Yes, I can’t wait to play “Hello,” “Talking Is Hard,” “Karma,” and “Rehab” live. Those are gonna be the most fun I think…. Also, “Strange Dayz.”

Another track we love is the opener, “Hello,” that packs a punch we all need in this day and age of oversaturated media and not-so-memorable releases. There’s a commanding within that song that is enticing, from the drums to the lyrics and everything in between. We’re wondering, as it does kick off the album and is titled “Hello,” could that possibly make for an opening number on this forthcoming tour of yours?

I guess you’ll have to find out for yourself, ;).

Alt Press premiered “Karma” as a single for Weathers ahead of this album. The response has been immaculate over the last couple of weeks, too, in and out of your rock loving fandom. Why “Karma” as a single?

We believe it’s one of the strongest songs on the album with a cool message and we wanted fans to get ahold of that beforehand to prepare them for the album.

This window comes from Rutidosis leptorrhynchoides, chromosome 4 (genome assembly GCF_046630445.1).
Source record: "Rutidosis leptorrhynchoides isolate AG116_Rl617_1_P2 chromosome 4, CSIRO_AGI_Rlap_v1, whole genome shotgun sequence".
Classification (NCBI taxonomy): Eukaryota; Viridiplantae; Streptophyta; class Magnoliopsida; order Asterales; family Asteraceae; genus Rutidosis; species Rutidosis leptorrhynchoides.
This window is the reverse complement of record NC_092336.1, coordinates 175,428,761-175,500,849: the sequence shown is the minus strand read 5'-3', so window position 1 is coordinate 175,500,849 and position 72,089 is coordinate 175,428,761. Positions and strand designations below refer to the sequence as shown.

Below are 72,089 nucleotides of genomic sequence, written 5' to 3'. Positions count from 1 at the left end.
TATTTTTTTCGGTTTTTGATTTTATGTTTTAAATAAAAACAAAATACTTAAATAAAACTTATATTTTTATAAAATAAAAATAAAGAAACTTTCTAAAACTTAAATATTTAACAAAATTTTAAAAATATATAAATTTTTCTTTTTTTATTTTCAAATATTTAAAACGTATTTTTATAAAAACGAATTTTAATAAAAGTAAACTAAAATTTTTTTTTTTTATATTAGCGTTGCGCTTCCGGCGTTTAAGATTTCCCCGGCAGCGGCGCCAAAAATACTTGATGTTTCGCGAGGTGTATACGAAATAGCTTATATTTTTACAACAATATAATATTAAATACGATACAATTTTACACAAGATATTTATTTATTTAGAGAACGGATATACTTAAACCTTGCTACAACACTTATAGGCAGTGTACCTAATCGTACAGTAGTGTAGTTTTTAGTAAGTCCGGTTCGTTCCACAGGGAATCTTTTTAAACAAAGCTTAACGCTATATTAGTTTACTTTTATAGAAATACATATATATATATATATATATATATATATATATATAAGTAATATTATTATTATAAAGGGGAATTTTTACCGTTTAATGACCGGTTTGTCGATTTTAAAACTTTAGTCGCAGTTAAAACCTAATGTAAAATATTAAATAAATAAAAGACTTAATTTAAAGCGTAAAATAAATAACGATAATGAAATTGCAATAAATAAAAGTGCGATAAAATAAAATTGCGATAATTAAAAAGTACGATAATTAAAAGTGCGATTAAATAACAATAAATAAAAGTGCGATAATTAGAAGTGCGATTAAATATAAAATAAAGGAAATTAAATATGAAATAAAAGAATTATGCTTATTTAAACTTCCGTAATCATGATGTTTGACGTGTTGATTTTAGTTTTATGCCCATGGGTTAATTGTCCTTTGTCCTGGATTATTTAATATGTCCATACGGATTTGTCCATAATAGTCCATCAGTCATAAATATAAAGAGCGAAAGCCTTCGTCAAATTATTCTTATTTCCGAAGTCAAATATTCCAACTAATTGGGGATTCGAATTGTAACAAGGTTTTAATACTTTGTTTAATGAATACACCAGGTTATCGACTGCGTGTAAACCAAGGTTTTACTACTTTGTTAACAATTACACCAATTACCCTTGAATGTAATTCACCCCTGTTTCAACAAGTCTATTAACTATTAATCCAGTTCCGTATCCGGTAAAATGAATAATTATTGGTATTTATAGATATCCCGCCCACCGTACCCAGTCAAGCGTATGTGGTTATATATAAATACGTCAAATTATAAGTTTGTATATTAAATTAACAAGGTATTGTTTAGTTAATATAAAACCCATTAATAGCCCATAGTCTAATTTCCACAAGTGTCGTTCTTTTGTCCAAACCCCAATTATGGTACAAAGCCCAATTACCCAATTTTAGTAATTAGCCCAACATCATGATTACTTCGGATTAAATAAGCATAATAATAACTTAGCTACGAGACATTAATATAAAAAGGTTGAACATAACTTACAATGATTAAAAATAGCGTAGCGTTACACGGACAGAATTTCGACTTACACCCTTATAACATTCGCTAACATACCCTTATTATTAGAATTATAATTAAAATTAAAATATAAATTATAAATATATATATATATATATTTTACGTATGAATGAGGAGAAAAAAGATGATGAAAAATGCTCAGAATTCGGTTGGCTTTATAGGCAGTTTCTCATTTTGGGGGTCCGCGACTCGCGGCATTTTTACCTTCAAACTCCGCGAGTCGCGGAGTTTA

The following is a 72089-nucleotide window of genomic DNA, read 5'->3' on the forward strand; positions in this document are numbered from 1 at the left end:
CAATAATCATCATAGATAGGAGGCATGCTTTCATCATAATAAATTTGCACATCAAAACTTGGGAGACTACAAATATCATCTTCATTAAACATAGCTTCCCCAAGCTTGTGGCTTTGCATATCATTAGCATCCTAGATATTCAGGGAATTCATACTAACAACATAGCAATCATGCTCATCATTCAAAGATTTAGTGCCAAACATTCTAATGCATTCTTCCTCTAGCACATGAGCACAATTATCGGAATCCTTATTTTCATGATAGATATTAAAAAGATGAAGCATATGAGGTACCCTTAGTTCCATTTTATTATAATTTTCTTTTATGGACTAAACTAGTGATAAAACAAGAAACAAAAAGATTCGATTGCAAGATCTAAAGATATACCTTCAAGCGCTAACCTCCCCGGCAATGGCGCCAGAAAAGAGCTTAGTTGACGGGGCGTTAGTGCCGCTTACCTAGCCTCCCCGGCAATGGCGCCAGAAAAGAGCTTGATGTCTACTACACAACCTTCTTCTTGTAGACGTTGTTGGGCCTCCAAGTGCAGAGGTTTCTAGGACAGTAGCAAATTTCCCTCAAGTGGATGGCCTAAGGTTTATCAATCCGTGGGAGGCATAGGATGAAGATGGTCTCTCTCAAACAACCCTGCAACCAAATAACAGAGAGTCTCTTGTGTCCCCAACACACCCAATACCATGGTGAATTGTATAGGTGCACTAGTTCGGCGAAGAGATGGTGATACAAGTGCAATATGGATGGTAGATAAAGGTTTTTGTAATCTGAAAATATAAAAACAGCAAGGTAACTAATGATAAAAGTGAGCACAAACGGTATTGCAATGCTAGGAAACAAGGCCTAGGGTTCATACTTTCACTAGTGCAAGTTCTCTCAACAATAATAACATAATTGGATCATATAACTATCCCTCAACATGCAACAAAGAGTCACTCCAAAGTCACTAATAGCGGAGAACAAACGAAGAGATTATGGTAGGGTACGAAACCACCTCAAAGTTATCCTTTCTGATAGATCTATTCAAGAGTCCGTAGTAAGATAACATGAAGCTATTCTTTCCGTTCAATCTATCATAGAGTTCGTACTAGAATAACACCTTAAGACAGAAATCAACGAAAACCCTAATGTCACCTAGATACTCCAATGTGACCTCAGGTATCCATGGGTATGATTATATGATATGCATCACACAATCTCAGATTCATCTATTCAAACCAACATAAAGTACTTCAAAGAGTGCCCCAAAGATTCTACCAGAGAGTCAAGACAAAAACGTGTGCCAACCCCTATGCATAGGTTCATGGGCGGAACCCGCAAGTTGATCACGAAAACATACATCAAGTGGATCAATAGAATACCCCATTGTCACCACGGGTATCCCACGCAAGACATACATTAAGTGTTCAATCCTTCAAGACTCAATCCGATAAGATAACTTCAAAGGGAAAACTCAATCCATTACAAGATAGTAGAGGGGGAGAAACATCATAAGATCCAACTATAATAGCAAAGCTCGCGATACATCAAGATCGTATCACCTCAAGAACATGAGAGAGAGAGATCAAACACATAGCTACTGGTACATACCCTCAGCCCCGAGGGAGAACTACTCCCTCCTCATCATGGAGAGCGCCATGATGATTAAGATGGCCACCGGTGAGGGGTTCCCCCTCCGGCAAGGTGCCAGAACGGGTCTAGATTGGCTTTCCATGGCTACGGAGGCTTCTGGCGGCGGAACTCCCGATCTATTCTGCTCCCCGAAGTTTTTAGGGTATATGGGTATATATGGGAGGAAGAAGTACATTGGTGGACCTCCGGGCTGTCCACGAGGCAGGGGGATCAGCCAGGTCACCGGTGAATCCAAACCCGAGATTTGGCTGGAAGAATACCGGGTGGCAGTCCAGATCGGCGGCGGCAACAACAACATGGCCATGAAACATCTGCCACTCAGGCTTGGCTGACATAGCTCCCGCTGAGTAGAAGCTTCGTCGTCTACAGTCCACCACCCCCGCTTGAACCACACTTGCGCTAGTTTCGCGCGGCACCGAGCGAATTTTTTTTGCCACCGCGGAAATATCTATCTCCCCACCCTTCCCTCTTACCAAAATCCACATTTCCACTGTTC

You guys are so personable and entertaining, not just as musicians, but as people. Many of your fans look to you as friends as opposed to these untouchable, successful rockstars. Why is it important to maintain that sort of image and connection with people, both on the Internet and off of it?

I think it’s important to be personable so that fans can know that we are the same and we all go through similar struggles.

Last, but not least, can you give us the low down on what’s to expect from this highly anticipated tour? Post-pandemic (Sort of), post-new LP (Finally)?

This tour will be a huge return of the highly energetic and emotional shows that we always like to put on. Can’t wait for fans to see some of the new stuff we are doing. We always like to play at least one unreleased song, so they can definitely expect that, too.